That being said, the people who do end up reading it in manuscript form will be the ones who have shown me the ability to offer real insight and critique, and give well-thought-out explanations for what they feel works and doesn’t work. I appreciate very much everyone who raves and tells me something is good (who doesn’t?) but I don’t need cheerleaders; I need people to tell me WHY they like it, or don’t like it. While I’m tickled to death to hear “I liked it, it was good” it doesn’t help me fix what might be wrong, or point out strong points to editors or agents.

Hope no one gets their feelings hurt by this; it’s just how it is.

Recent exploits into the world of the “Artiste” /end snooty voice/

Last week I joined a writer’s workshop, in the hope of getting a little feedback and maybe some tips on writing query letters to agents and publishers. Well, the feedback was utter nonsense, lots of “Oh, I really like it, I just don’t know how to tell you what I like about it” crap. As for the query letter information? Well, apparently none of them have ever submitted ANYTHING, ANYWHERE. Several didn’t even know what a query letter IS.

For those of you that don’t know what I’m talking about:

Anyway, I quit the group and, as per their guidelines, requested my membership fee back. That money could be better spent on postage, actually SUBMITTING MY WORK.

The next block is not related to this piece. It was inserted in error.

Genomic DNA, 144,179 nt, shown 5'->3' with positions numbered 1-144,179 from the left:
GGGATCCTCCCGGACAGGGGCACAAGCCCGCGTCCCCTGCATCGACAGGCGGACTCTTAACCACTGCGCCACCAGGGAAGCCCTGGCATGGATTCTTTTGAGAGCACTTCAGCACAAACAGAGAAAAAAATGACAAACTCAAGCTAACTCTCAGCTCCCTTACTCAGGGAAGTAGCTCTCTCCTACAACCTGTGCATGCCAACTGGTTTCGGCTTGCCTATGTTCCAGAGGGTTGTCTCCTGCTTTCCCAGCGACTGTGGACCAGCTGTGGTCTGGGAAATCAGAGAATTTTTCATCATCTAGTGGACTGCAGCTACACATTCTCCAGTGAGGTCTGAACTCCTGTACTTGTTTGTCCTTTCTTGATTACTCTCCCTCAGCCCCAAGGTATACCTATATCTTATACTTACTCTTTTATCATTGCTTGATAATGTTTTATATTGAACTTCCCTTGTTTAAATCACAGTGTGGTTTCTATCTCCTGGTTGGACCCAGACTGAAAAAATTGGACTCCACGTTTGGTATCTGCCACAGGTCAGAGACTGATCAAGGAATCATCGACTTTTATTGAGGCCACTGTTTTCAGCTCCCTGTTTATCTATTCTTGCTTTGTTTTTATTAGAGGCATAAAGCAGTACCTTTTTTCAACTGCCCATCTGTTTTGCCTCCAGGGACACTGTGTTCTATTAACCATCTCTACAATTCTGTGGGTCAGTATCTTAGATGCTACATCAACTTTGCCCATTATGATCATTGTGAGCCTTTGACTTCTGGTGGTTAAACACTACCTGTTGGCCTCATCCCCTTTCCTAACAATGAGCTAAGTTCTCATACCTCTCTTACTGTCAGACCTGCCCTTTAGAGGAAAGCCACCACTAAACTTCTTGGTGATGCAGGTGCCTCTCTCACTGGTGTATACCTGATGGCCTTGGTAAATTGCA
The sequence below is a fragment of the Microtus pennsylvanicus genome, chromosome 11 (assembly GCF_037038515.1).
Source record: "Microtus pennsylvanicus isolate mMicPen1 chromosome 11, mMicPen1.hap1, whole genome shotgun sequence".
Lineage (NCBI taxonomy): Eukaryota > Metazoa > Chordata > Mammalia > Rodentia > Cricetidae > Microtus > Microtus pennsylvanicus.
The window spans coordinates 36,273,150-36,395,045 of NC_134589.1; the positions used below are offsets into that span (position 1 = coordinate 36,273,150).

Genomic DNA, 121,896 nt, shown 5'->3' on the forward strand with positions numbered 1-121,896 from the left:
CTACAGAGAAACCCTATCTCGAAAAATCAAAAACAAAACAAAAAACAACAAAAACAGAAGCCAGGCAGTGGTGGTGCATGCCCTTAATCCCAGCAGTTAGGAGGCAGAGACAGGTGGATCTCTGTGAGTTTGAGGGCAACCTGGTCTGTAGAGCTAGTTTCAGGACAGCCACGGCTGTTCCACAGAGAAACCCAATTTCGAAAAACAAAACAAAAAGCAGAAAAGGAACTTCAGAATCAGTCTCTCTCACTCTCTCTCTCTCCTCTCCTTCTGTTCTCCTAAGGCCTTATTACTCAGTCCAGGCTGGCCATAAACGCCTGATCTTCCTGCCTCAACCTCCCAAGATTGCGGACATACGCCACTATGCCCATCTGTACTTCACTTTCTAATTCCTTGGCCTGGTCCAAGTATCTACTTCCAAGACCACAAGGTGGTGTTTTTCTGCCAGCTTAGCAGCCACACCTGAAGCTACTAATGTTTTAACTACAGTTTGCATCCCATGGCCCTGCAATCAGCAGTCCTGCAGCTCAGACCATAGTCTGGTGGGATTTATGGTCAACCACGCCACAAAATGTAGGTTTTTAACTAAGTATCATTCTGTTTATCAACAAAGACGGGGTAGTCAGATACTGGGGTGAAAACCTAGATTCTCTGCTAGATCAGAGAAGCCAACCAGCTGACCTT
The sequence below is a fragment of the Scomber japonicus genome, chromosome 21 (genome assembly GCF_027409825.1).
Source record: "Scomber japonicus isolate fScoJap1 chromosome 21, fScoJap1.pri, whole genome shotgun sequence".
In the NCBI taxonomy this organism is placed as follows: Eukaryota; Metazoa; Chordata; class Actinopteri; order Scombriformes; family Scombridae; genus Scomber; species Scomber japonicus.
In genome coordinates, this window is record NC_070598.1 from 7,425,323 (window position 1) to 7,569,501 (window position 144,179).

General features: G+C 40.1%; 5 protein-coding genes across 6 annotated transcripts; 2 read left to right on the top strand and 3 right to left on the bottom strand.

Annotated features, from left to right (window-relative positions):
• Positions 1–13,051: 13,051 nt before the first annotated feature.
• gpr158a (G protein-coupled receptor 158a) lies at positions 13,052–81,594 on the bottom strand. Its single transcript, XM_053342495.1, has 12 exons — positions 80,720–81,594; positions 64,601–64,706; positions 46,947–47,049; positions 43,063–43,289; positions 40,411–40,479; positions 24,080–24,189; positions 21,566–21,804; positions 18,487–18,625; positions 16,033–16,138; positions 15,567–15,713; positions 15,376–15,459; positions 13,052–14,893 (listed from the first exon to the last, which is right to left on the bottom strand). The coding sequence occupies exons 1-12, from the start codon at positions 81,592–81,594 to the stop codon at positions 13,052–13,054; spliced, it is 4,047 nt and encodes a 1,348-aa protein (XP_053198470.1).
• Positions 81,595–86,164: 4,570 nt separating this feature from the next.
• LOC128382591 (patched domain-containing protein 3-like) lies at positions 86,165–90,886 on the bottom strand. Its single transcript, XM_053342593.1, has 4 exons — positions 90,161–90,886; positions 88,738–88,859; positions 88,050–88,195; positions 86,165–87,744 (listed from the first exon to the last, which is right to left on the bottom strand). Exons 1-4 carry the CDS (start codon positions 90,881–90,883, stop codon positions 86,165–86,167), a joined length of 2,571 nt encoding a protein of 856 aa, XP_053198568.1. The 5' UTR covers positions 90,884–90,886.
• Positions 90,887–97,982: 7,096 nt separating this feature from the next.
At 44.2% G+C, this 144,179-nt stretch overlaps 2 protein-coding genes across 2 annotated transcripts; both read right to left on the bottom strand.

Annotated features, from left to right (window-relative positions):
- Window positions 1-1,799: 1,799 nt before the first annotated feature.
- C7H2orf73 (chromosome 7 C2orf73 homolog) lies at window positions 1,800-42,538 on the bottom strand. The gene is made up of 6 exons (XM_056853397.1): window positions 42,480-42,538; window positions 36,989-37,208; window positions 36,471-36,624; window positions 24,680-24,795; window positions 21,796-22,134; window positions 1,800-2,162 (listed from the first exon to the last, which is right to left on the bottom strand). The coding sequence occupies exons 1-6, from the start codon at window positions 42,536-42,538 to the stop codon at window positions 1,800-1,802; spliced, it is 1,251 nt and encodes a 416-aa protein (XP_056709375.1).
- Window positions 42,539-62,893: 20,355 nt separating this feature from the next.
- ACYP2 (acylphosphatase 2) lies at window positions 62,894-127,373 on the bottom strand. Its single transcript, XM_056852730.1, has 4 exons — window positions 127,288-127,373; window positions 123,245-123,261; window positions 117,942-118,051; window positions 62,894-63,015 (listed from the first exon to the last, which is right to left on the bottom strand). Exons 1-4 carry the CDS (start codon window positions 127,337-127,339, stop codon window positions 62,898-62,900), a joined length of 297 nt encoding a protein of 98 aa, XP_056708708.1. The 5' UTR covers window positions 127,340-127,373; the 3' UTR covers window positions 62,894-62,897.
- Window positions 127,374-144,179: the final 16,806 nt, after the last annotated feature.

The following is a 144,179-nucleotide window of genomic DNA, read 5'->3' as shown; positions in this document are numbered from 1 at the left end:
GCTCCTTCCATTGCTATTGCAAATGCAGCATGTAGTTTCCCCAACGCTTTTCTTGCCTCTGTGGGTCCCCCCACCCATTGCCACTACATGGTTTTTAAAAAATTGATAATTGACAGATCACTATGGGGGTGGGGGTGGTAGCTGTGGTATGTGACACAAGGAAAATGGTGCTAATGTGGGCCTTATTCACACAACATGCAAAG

This, of course, was a strange and foreign concept to a bunch of “serious” writers. You know, the ones who spend most of their days “working” on their writing, although from what I could tell “working on it” to them consists of drinking, talking about writing, and taking pictures of themselves sitting in front of the computer looking “thoughtful.”

Well, they (grudgingly) refunded my membership fee, and the moderator (who has been “working” –full-time, mind you– on her novel for the last SEVEN FREAKIN YEARS and has about 25,000 words to show for it (about a hundred pages) sent me a pissy little email about how I must not be a “serious” writer and that in the future I should focus more on the areas my “talents” might be appreciated, such as comic books and trashy genre novels. I replied back with “Oh, you mean actually PUBLISHING something as opposed to living in my Mom’s basement and pretending to be an ‘artist’?”

Yeah, something tells me I won’t exactly be getting rave reviews from any of them. Oh, I think I might have spurred some of them into at least considering submitting something, but mostly they’ll stay tucked into the safe world of their little “workshop” and pat each other on the back.

Me? Rejection doesn’t scare me. I have children; when someone strips off their diaper, crawls in your lap with a big grin, and literally takes a giant shit on you, a few people saying “No, sorry, not right for us” don’t bother me at all.

Hello world!

Just a quick note to introduce myself…


I’m a husband, father, networking technology student, former cook, former security professional, former lots of different things.  I’m also a writer, probably the only description of me that’s never changed.

I’m currently working on my second novel, while actively seeking representation for my first.  I plan on using this blog to post my thoughts, insights, and other generally random things that go stomping through my brain.  Be warned:  I don’t pull punches, I’m opinionated, and I don’t whine.

I don’t shy away from criticism, provided it’s civil and has a point.  I don’t run away from those, either; I just don’t take them into account.


Let me know what you think as we go along, and I’ll do my best to do the same.